October 6, 2008
About 70 million years ago, in what is now Alberta, Canada, a chicken-sized dinosaur scampered through the undergrowth of an ancient forest. Covered in a light coat of wispy feathers, this slender dinosaur was one of the theropods, yet it possessed a rather perplexing feature.
Many theropod dinosaurs had small arms for their body size (the massive predator Tyrannosaurus rex is often ridiculed for its diminutive forelimbs), but this dinosaur had little more than stumps tipped with a massive thumb claw. Dubbed Albertonykus borealis, this theropod was one of the Alvarezsaurids, a group containing some of the strangest dinosaurs.
Up until the 1990s, no one had any idea that dinosaurs like Albertonykus existed. Fragments of their skeletons had been recovered before, but without more complete material for comparison the small fragments paleontologists collected were sometimes referred to more familiar animals with similar bones. A succession of discoveries made in South America and Asia revealed the existence of these previously unknown theropod dinosaurs, but the arms perplexed paleontologists.
The talons seemed superficially similar to the huge claws of living anteaters and pangolins, mammals that use their powerful claws to rip open the nests of ants and termites. Could it have been possible that the Alvarezsaurids were doing the same thing?
An article soon to be published in the journal Cretaceous Research begins to answer that question. Paleontologists Nicholas Longrich and Philip Currie not only described the first North American alvarezsaurid known so far, forming a crucial link between similar dinosaurs from South America and Asia, but they also provided evidence for the insect-eating hypothesis by studying the environment of Albertonykus.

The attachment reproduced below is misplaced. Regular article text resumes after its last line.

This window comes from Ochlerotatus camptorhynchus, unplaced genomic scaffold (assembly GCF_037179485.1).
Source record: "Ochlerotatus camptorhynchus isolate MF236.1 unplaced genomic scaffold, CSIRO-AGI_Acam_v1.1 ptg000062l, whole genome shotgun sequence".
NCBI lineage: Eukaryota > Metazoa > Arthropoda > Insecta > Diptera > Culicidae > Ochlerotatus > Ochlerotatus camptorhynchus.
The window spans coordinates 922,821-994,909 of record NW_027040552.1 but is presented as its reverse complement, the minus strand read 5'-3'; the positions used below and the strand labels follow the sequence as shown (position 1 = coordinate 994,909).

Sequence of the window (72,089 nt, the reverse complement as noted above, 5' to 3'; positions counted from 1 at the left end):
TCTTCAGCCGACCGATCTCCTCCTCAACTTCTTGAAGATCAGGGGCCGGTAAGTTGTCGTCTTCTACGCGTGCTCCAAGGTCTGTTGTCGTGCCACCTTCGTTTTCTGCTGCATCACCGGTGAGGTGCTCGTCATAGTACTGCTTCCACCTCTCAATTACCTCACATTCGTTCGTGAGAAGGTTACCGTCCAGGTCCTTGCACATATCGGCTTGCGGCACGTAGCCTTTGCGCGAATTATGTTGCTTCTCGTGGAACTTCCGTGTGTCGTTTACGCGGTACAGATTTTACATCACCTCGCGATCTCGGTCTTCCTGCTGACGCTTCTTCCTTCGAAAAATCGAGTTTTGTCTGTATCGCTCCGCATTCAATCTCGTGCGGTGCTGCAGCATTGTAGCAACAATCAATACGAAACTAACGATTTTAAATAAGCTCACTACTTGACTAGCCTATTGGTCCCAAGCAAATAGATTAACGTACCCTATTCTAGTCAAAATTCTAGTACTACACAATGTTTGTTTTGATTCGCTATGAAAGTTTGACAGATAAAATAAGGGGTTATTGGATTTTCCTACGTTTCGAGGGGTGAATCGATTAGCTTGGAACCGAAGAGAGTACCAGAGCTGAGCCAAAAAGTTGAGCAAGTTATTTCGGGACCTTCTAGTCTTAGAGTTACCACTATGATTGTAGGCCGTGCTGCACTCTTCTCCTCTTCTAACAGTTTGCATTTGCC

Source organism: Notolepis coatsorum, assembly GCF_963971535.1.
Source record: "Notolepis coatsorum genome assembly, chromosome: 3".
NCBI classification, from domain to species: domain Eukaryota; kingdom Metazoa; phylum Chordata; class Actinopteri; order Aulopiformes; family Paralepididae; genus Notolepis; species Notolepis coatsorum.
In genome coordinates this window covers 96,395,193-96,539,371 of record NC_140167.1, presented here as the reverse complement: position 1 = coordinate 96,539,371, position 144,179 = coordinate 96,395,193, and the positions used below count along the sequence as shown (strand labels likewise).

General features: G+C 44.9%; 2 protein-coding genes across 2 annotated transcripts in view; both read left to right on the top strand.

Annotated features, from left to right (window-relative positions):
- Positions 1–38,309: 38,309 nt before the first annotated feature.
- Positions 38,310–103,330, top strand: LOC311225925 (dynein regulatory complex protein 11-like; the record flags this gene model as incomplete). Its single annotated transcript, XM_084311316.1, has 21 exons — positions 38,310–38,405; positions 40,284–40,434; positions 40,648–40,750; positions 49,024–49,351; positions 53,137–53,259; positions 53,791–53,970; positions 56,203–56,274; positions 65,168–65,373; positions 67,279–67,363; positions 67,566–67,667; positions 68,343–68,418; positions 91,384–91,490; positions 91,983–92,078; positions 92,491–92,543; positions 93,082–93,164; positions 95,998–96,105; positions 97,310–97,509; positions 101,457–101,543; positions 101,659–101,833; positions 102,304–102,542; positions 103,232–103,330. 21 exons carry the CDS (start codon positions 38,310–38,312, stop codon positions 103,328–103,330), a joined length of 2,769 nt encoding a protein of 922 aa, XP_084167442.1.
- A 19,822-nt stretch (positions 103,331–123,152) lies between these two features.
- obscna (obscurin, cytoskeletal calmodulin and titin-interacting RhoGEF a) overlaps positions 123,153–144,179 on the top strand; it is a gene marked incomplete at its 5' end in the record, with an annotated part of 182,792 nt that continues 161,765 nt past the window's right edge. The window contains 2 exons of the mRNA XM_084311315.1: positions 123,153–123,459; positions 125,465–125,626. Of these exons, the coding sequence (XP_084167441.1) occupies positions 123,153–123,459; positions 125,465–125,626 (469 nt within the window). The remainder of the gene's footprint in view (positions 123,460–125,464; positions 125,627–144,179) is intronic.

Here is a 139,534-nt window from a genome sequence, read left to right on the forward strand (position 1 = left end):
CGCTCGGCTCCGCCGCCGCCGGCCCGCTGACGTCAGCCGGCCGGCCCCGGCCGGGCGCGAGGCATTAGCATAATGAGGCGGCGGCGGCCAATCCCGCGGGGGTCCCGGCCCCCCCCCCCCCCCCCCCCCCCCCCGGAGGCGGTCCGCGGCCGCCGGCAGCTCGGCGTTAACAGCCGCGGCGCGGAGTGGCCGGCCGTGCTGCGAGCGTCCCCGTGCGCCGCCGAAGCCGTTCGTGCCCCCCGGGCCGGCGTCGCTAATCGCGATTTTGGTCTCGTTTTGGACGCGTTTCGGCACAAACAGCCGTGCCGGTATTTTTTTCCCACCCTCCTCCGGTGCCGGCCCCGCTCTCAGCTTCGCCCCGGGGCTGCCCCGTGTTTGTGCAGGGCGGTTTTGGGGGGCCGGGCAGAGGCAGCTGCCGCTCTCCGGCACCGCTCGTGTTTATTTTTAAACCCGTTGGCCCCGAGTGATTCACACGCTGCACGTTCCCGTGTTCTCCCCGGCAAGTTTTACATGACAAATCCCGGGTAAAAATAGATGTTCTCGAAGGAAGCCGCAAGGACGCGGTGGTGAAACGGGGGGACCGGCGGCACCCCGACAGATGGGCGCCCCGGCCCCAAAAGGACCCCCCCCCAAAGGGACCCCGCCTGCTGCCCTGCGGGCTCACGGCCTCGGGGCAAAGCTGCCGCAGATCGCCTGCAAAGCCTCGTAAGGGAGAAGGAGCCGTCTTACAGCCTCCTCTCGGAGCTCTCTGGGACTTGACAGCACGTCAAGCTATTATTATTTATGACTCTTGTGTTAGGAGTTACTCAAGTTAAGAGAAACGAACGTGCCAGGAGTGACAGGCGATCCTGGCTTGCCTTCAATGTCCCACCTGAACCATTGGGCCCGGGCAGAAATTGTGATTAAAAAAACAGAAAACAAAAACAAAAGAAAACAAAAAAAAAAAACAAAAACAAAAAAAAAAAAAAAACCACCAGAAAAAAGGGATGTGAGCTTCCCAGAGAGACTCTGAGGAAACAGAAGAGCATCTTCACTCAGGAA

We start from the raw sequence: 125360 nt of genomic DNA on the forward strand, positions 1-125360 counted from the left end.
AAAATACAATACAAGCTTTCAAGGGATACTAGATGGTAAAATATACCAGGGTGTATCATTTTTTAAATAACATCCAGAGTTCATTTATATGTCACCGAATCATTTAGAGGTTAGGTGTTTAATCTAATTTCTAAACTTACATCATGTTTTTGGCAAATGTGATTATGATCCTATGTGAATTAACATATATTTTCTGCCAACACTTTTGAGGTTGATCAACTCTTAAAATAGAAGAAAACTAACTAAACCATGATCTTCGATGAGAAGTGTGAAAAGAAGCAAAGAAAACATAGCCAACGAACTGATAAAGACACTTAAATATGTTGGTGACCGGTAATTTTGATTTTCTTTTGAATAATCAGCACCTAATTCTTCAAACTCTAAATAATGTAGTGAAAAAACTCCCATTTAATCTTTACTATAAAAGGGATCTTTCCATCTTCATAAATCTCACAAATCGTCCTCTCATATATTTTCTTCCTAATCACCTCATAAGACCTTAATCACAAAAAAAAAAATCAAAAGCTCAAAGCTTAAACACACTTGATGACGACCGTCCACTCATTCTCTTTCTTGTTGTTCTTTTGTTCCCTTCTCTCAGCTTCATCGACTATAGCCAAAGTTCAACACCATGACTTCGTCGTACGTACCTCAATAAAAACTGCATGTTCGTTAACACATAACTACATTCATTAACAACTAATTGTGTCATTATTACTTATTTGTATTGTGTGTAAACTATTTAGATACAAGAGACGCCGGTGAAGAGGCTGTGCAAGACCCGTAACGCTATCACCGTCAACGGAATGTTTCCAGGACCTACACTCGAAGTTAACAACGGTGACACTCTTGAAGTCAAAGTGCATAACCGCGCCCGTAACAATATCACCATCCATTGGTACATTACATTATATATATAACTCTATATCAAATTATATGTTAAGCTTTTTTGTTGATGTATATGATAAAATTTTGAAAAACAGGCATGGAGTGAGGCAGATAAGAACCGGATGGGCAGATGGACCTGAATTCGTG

Large dinosaurs like the hadrosaur Edmontosaurus, horned dinosaurs like Anchiceratops, and the predator Albertosaurus, would have dominated the ecosystem of Albertonykus. But Currie and Longrich were more concerned with more inconspicuous animals. If Albertonykus was eating ants or termites, then some traces of those animals should be preserved in the fossil record. Of ants the researchers found few traces, and certainly not any evidence of large colonies that would have fed a population of Albertonykus. Likewise, there were no body fossils of termites found from the area — but the traces termites left behind are abundant.
Today some species of termites build huge mounds in tropical areas of the world, and these mounds are ripped open by anteaters that lap the insects up with their long, sticky tongues. Given that the habitat of Albertonykus was cool and no fossil termite mounds have been found, it is unlikely that mound-building termites lived in the same habitat. What the researchers did find, however, were traces of termites that lived in and fed on wood. Pieces of wood from the same era as Albertonykus are full of just the type of burrows wood-eating termites make.
The arms of Albertonykus were too weak to dig into living trees, but instead these dinosaurs probably made their living by ripping upon the softer, decaying logs on the forest floor. The rotting trees would have been favorable habitat for termites and other insects, providing the small dinosaurs with a juicy insect feast. While it does not settle the debate over the arms of these dinosaurs once and for all, the study is strong evidence that the tiny theropod slurped up wood-munching insects.
We often think of dinosaurs as massive beasts that shook their earth with their footsteps and their roars, but under the feet of those giants were smaller, stranger dinosaurs that no one ever expected to find. There are still many questions about the Alvarezsaurids to be addressed, but Albertonykus has provided several key pieces of information that help to what the lost world of Cretaceous Alberta was like.
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